Polyvinyl Chloride – What the heck is this stuff?
Polyvinyl chloride (PVC) is a plastic polymer widely used in construction, medical, manufacturing, and even fashion industries. It’s a good electrical insulator, doesn’t rust or melt, and can last for over 140 years!!
It’s used to make our pipes for drinking water and sewage. You can find it in siding, fences, doors, windows, trims, etc. It’s everywhere you look. It makes a great alternative to wood, rubber, or metal since it doesn’t rot or rust. Some of you might even remember music on vinyl records. That too was PVC!
How It’s made
PVC is formed by a process called “polymerization” that uses ultraviolet light to convert vinyl chloride gas into unmodified PVC or uPVC for short. Different additives can be added to raw PVC to alter its physical properties. For example, pigments can be used to change the color, chloride can be added to make it more heat resistant or fillers can be used to create more volume of PVC at a lower cost.
From there the PVC is heated and extruded into pipes, or made into PVC for fabric. PVC can also be molded to make boards or other finished products. The possibilities are endless, which is what makes PVC so great.
Vinyl chloride gas is a highly toxic and flammable chemical that was once used as a refrigerant, aerosol propellant and at one point was actually used as an anaesthetic in the medical field. Vinyl chloride gas is a petroleum product, so PVC is also a petroleum product.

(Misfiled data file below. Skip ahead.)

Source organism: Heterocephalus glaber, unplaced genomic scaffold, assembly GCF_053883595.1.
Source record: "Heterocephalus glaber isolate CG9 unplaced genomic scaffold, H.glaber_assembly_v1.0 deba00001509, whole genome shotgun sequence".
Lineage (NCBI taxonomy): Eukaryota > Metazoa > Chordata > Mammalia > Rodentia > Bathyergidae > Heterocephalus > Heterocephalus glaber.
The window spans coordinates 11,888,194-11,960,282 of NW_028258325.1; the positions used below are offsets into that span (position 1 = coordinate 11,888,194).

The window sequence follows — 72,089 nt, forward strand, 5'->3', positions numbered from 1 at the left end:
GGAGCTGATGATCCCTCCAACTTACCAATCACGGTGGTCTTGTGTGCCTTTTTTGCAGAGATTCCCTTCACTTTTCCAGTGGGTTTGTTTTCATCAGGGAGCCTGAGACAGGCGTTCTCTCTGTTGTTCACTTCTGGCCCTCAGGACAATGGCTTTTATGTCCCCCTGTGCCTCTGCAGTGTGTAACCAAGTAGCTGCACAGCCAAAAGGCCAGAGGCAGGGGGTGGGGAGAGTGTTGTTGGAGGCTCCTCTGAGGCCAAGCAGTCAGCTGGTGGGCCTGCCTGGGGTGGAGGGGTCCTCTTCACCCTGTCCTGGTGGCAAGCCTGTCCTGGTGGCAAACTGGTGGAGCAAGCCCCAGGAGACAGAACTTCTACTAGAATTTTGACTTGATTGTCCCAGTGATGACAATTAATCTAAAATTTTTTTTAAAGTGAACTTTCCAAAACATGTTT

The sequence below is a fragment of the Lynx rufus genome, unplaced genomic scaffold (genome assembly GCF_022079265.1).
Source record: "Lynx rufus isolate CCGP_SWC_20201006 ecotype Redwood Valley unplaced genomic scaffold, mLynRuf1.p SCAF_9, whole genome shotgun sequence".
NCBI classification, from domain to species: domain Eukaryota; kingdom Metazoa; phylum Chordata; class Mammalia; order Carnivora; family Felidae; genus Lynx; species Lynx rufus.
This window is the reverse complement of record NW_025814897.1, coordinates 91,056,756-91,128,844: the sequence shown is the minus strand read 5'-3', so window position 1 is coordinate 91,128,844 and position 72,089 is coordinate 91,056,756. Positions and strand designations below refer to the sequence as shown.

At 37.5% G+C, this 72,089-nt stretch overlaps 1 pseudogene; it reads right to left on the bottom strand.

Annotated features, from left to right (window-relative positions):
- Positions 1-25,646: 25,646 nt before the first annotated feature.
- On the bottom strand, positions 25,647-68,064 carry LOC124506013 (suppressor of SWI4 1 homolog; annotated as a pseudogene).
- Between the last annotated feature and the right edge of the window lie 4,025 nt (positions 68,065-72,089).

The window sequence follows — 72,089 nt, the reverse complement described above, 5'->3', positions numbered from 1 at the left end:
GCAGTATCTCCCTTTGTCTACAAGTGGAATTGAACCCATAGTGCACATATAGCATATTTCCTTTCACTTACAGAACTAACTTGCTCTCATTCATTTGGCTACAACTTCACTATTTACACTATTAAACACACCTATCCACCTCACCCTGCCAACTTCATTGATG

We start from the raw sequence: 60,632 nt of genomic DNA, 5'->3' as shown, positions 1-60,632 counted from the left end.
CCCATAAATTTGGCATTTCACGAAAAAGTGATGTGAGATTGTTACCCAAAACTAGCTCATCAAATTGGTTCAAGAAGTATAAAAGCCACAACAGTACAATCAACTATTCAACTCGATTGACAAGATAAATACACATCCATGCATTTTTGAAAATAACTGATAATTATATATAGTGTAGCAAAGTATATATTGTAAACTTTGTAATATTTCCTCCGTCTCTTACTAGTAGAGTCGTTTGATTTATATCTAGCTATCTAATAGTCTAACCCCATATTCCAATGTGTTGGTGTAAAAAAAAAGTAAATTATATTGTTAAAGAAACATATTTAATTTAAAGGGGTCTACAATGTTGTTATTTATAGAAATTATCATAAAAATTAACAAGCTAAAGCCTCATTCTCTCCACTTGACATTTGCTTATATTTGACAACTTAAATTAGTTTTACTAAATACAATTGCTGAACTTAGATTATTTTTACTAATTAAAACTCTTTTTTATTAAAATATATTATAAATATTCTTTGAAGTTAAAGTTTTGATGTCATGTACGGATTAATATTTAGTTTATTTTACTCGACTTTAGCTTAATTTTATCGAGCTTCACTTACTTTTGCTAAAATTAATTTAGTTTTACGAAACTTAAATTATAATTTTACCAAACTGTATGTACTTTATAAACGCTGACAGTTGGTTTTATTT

In 1872 Eugen Baumann accidentally discovered PVC by leaving vinyl chloride gas sealed in a jar exposed to sunlight. A white solid appeared inside the jar, which had polymerized from ultra-violet radiation and the vinyl chloride gas. It took almost a century until Baumman’s discovery became popular for plumbing use in the United States in the 1950’s and 60’s. Prior to mainstream use of PVC, many pipe systems were cast iron, copper or steel, which is difficult to work with, expensive and prone to corrosion.
The Germans were actually the first to use PVC in plumbing applications when they tested its use in municipal water distribution systems around World War II. Many of this systems are still in use today which is a testament to its longevity. Click for more information on PVC History.
PVC is also recyclable. It has a lifespan of around 140 years and can be broken down and re-used in the production of PVC products many times, though sadly people rarely do recycle PVC products. It’s important to make people aware of its recyclability to help save the environment for future generations.
PVC is such a versatile product and not enough people use it. It’s use has been growing over the years and I believe the future is even brighter for PVC. The possibilities are endless!